November 25, 2014 at 7:30 AM
As a special extension of our Top 40 in Review series, are closing this year by featuring the six players who were ranked in the SoxProspects.com Top 10 during the 2014 season and graduated from prospect status.
Xander Bogaerts, SS/3B
Peak System Ranking: #1
Graduated: May 2 (#1)
2014 Teams: Boston Red Sox
Final Stats: 594 PA, .240/.297/.362, 28 2B, 1 3B, 12 HR, 39 BB, 138 SO, 2 SB
Season in Review: With incumbent shortstop Stephen Drew choosing to decline the Red Sox's qualifying offer last offseason, Bogaerts was cemented into the starting shortstop role for 2014. After the mega prospect impressed in 2013, forcing himself into the starting lineup during the Red Sox World Series run, expectations were high. However, it was an up-and-down season both with the bat and in the field for the young phenom, who played the entirety of the season as a 21-year-old. Through June 3, Bogaerts was Boston's most productive hitter, slashing .304/.395/.464 in 238 plate appearances and ranking in the top three in on-base percentage in the American League.
Unfortunately, things quickly went south for Bogaerts. Fretting over the lack of production at third base and the barren free agent market at the position, the Red Sox panicked and re-signed Drew in late May, moving the youngster to the hot corner, a position he had manned in only 28 games in his professional career, including the postseason. Having already worked through some defensive kinks at shortstop, Xander collapsed both in the field and at the plate. He spent the summer flailing away to a .147/.193/.212 line with a 12/64 BB/K ratio, and collected just nine extra base hits in 250 plate appearances while appearing out of place at third. With the club out of contention by the trade deadline, the Sox shipped Drew to New York, allowing Bogaerts to return to his natural position. From then on, his defense was markedly better, and he finished on a high note offensively, wrapping up his final 106 plate appearances with a .320/.324/.500 line and four home runs, albeit with just two walks to 20 strikeouts.
While many fans were no doubt disappointed with Bogaerts’ ultimate 2014 performance, that feeling fueled by the contrast of his performance to his elite prospect hype following a terrific 2013 postseason—it is crucial to remember that Bogaerts will be just 22 years old during the 2015 season. Only Bryce Harper, by a mere 15 days, was a younger opening day starter in 2014. The future remains bright for the talented shortstop, and the Red Sox are likely to rebuff several teams inquiring about his availability this offseason. - Matt Picard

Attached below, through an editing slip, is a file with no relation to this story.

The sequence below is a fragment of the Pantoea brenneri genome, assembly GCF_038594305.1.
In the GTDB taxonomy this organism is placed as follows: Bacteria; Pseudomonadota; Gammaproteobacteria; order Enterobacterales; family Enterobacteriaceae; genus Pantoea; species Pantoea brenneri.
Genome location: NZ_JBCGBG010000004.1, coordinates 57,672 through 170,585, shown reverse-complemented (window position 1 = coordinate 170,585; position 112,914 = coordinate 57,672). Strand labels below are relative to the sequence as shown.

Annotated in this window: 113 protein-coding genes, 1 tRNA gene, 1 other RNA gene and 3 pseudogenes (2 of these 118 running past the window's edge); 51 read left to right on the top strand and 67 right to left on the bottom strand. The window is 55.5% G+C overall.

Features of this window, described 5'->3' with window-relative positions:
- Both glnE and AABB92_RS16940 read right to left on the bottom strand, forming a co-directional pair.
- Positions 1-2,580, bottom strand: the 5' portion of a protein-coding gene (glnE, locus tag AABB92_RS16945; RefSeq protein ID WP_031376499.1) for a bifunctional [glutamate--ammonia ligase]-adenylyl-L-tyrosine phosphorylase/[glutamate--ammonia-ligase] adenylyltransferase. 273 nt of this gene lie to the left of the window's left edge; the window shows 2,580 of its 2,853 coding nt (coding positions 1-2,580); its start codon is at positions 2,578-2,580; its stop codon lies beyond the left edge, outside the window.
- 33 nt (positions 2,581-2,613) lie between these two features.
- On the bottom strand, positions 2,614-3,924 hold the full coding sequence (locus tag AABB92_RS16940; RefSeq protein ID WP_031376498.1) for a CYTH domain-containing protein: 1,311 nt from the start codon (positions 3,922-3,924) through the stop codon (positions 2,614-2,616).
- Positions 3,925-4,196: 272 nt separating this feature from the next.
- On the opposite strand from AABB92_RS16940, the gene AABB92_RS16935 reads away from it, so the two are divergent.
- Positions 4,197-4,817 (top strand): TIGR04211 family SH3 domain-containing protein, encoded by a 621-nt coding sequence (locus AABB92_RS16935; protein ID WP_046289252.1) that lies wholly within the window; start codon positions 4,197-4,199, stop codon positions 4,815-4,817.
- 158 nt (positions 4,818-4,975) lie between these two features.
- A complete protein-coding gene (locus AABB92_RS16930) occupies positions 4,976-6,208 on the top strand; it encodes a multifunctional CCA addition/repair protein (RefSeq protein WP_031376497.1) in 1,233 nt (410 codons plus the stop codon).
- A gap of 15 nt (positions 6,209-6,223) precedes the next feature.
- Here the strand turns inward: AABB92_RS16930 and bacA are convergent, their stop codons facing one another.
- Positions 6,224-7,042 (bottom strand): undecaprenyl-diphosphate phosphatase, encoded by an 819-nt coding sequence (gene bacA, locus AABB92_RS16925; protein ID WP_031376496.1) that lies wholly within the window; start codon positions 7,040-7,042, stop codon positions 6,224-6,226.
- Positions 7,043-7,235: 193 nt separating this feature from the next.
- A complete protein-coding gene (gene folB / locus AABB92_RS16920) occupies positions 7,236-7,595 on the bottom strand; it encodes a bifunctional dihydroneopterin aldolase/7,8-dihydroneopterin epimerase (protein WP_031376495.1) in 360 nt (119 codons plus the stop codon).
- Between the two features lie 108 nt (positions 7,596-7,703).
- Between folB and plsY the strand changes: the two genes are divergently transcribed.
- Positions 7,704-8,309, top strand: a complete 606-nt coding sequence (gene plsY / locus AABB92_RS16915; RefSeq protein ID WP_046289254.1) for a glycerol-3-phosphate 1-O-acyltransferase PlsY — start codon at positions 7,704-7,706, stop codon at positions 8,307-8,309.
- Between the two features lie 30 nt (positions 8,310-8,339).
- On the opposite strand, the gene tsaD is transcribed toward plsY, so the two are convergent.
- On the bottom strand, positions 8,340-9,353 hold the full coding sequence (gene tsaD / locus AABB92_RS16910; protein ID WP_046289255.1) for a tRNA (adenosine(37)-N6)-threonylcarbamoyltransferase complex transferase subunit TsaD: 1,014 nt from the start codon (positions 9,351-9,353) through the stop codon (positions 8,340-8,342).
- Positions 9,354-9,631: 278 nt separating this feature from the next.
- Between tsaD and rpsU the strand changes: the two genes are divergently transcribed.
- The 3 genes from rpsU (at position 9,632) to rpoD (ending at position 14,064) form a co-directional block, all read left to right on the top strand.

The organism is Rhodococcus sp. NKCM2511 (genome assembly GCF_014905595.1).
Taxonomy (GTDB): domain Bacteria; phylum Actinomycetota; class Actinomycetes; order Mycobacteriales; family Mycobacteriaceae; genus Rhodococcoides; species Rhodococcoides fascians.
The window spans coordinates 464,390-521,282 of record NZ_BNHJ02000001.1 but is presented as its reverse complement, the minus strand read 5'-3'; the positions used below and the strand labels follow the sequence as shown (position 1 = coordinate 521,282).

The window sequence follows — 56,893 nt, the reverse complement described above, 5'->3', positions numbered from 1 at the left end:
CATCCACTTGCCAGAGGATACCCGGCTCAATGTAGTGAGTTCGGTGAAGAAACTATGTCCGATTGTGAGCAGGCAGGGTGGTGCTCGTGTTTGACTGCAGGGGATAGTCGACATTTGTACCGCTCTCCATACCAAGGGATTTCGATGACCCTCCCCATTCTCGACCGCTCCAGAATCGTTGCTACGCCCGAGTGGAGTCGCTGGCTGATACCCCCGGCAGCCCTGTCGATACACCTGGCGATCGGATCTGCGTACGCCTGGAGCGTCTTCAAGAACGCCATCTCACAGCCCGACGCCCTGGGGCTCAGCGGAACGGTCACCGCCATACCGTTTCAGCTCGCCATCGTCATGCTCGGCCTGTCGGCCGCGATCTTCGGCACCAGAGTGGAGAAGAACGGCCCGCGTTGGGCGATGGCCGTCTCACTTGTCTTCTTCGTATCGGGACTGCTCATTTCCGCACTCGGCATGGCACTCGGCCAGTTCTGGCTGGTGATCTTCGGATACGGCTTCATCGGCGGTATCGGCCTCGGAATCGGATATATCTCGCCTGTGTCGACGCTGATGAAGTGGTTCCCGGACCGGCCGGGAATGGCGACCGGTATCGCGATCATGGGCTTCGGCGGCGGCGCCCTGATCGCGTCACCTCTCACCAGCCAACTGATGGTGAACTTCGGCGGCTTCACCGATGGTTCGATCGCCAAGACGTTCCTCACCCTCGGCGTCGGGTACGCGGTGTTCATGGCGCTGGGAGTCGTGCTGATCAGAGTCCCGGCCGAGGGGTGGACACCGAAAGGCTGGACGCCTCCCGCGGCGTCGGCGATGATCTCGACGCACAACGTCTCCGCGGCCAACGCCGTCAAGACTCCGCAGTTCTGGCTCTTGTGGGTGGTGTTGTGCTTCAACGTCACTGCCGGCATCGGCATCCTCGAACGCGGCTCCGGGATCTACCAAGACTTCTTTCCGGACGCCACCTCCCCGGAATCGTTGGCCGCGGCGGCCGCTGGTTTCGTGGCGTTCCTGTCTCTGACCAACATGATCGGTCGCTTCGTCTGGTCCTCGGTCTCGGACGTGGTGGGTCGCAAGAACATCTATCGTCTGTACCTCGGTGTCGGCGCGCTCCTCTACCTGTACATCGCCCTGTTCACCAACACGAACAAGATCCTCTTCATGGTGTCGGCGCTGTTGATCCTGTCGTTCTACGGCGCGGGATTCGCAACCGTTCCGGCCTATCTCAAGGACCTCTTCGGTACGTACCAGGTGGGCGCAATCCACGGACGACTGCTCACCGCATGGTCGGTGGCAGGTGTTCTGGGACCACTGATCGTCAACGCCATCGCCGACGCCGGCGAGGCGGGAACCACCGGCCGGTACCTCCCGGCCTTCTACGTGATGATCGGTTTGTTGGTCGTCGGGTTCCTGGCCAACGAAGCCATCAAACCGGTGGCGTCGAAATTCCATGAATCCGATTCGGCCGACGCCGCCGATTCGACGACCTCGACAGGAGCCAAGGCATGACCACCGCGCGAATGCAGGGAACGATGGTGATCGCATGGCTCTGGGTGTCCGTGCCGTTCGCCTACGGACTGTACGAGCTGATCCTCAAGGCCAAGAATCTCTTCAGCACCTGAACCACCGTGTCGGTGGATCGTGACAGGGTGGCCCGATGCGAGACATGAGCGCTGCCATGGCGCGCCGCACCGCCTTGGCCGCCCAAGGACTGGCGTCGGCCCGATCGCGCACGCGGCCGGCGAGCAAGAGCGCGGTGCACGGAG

Scouting Report and 2015 Outlook: It is easy to forget that Bogaerts played the entire 2014 season at the age of 21; for comparison, Deven Marrero turned 24 during the season and only just reached Triple-A. Expectations coming into the season were extremely high and Bogaerts had an up-and-down season, showing flashes of what he could be, but also really struggling for long periods of time. Bogaerts progressed through the minors very quickly, showing the ability to hit for both average and power with a solid approach. During 2014, however, after a strong start, his approach seemed to regress as the season progressed, as he became very susceptible to breaking pitches and fastballs up in the zone. He seemed to be pressing for long stretches, was not adjusting to how big league pitching was handling him, and his strikeout rate skyrocketed. Bogaerts started to turn things around near the end of the season, and will look to carry that into next season.
When he’s at his best, Bogaerts has a smooth, fluid swing and elite batspeed generated by explosive hands. He gets good extension in his swing and has shown the ability to drive the ball with backspin to all fields. These characteristics are still there, and are why Bogaerts still projects as a player who will develop plus-to-better power, with a plus-to-better hit tool. Going into the year, there were more questions about Bogaerts's defense, and while he did not play shortstop the entire season, when he was there, he performed as expected. Bogaerts is never going to be a plus defender there, but he showed he could play an adequate shortstop. He will make errors and his range does not match up to past prospects like Jose Iglesias or Deven Marrero. Bogaerts does have a plus arm, and for the most part, makes the plays he should. Even with the recent signings of Hanley Ramirez and Pablo Sandoval, Bogaerts looks set to head into next season as Boston's starting shortstop, a sign that the Red Sox still have confidence in him. If he can carry his late season improvements into next year and hit like he is expected to, then Bogaerts could be in for a breakout season, establishing himself as one of the most exciting young players in the game and a cornerstone for the organization going forward. - Ian Cundall
Additional editorial support provided by Norm Cimon.
Photo credit: Kelly O'Connor